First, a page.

Find your Research Group:

Helmholtz Hosts

Get to know some of the Helmholtz scientists who would like to welcome a visiting researcher to their group for a short-term research stay. Find out what projects they are currently working on, what your contribution can look like and what you can learn from their specific research approaches.

Helmholtz-wide cooperations

If you are looking for a suitable host supervisor, please note: You can also contact other scientists (usually PIs or Head of Divisions) at the 18 Helmholtz centers for this purpose and arrange with them to participate in the Helmholtz Visiting Researcher Grant or the HIDA Trainee Network. The list below is not exhaustive.

For an overview of the Helmholtz centers and specific research areas, please click here: 

Helmholtz Centers

Helmholtz Hosts

Get to know your potential hosts at the Helmholtz Centers and learn more about their respective data science research by clicking on the cards.

Please note: You have to contact your potential host supervisor by email in order to propose and discuss a possible research project before submitting your application.

If you do have questions, please email: hida@helmholtz.de

Would you like to become a Helmholtz host yourself and are looking for support for your research project? Register in our database for Helmholtz hosts:

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Helmholtz Center for Environmental Research - UFZ

Jana Schor

Jana Schor - UFZ

Helmholtz Centre for Environmental Research - UFZ

 

Data Science group at the department of bioinformatics

 

Short summary of your group's research: The new research group Data Science under the supervision of Dr. Jana Schor focuses on Data Science methods, like Machine Learning and Data Integration, to boost the extraction of knowledge from human and environmental health Big Data sets. We apply and develop respective computational methods on public and in-house data sets, mainly in the field of environmental and health research, to generate novel hypotheses, and make predictions on a large scale. To increase the credibility of our AI approaches we introduce explainability and methods for the quantification of uncertainty into our applications. We further attach great importance on the principles of reproducible research.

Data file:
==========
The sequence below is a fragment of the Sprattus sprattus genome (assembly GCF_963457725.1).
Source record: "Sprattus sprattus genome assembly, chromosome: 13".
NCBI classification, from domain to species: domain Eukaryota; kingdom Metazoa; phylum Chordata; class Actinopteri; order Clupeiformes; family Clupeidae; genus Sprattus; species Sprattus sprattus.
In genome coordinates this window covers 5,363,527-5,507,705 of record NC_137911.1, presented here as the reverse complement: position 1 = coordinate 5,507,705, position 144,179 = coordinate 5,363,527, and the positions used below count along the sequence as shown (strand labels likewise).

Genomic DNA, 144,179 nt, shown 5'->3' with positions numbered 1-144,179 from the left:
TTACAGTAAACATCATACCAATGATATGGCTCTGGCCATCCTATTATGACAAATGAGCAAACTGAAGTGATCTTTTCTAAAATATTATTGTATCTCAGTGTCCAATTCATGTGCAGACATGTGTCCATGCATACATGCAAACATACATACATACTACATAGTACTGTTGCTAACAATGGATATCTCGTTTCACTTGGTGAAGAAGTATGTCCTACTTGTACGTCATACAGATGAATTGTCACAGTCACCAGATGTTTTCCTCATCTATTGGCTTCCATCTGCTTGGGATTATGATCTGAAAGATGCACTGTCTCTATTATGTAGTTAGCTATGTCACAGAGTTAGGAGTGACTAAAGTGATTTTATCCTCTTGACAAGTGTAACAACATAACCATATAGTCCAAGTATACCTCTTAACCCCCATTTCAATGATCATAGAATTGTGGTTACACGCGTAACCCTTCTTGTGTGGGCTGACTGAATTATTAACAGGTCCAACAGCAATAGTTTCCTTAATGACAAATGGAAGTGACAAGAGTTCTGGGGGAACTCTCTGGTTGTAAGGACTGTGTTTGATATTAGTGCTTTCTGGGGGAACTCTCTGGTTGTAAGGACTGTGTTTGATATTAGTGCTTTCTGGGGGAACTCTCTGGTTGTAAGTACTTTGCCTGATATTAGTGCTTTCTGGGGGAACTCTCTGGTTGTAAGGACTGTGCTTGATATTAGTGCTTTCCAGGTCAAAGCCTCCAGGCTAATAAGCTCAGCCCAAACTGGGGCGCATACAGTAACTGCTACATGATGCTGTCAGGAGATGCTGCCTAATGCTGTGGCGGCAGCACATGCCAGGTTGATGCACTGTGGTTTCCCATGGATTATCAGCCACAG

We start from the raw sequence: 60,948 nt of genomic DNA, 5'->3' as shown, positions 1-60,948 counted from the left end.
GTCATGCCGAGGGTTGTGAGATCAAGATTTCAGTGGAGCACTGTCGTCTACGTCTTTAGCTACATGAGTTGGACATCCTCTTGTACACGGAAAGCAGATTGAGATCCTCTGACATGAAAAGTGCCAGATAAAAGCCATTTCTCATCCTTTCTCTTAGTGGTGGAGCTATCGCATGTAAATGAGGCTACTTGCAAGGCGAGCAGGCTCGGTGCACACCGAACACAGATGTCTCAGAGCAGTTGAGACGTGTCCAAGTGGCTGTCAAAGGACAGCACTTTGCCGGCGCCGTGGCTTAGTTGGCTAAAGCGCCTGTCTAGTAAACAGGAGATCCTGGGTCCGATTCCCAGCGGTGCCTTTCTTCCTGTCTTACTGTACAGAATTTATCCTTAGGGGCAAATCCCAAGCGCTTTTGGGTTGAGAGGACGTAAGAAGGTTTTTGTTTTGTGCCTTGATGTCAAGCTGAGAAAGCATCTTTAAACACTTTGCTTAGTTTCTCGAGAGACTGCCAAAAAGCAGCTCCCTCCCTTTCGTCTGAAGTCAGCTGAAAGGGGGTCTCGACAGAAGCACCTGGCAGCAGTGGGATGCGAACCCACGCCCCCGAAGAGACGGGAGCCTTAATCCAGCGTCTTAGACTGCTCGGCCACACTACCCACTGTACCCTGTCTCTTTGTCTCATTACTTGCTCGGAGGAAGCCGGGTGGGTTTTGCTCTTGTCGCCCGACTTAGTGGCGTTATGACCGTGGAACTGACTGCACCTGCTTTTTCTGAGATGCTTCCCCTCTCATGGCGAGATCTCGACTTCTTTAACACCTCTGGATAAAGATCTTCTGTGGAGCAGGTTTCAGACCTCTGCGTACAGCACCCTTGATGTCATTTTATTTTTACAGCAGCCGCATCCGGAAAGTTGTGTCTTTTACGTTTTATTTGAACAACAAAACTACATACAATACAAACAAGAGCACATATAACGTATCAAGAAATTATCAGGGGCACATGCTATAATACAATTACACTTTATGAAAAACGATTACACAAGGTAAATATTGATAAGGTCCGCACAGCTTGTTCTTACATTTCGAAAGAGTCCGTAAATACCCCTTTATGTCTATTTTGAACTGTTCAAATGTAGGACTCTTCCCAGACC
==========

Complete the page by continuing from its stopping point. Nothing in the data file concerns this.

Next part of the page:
What infrastructure, programs and tools are used in your group? High performance computing infrastructure at the UFZ and storage as well as data integration capabilities of the European Open Science Cloud; Software is developed in R, and Python, and is provided in Singularity containers and/or in public gitlab repositories at the HZDR; for training our deep learning models or other computationally expensive calculations we use the GPUs that are integrated into our servers and the HPC system.

 

What could a participant of the HIDA Trainee Network learn in your group? How could he or she support you in your group? A participant of the HIDA Trainee Network will learn to organize his/her data analysis or software development projects according to clear data management plans and with SOPs that allow shared and joint code development, respective documentation, and the reproducibility of research results. We offer to share our expertise in the application of machine learning approaches and respective data pre-processing strategies. Further, we are experienced in story telling with data and offer to teach respective principles to the participants. We welcome participants with a background in machine learning who are interested in the applications of their methods to our research questions, e.g. in the field of predictive toxicology. We also invite researchers with a chemistry, (eco-)toxicological or biological background who might inspire us with interesting research questions and who are willing to learn helpful data science strategies.

Ulisses Nunes da Rocha